Soy lecithin was modified by enzymatic transesterification in a solvent-free system. 1,3-SpecificRhizomucor miehei lipase was found to be efficient in the transesterification with lauric acid and oleic acid, where oleic acid was more incorporated into soy lecithin. Phospholipase A2 incorporated lauric acid hardly at all, but it hydrolyzed lecithin efficiently. The mixture of lipase and phospholipase A2 (1:1, w/w) incorporated lauric acid to the same extent as did 1,3-specific lipase alone at the same total enzyme concentration. The main fatty acids replaced were palmitic and linoleic acids by 1,3-specific lipase and its mixture with phospholipase A2, and linoleic and linolenic acids by phospholipase A2 alone, suggesting an improved oxidative stability of the resulting product. Hydrolysis could not be prevented, but it could be regulated by incubation time and by enzyme dosage. The minimal water content for significant incorporation of lauric acid into lecithin was below 0.5% of the weight of the reaction mixture.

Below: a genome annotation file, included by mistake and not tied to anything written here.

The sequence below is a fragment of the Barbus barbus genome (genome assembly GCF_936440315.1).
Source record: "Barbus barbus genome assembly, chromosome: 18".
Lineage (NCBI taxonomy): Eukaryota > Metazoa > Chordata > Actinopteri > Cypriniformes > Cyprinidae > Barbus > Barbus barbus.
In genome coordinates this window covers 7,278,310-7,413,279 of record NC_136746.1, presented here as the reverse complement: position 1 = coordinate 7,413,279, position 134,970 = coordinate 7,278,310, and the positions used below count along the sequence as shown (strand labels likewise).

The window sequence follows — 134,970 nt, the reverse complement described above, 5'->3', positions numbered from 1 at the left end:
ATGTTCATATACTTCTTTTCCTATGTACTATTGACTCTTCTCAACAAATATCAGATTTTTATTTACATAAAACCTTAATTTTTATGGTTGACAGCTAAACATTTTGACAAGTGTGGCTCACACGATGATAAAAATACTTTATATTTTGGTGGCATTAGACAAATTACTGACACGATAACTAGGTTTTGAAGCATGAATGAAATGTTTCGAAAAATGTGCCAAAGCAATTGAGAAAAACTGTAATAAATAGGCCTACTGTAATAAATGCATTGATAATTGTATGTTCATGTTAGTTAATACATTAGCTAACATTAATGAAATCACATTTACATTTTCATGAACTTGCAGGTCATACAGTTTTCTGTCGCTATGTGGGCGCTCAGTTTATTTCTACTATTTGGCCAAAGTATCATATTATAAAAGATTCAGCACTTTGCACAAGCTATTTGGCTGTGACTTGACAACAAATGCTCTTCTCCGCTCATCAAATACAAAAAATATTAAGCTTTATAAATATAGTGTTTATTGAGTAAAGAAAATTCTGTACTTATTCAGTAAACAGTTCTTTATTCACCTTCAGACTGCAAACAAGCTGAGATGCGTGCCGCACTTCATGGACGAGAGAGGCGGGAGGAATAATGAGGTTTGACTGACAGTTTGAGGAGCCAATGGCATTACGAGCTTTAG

Aura, A-M., Forssell, P., Mustranta, A., & Poutanen, K. (1995). Transesterification of soy lecithin by lipase and phospholipase. Journal of the American Oil Chemists' Society, 72(11), 1375 - 1379. https://doi.org/10.1007/BF02546214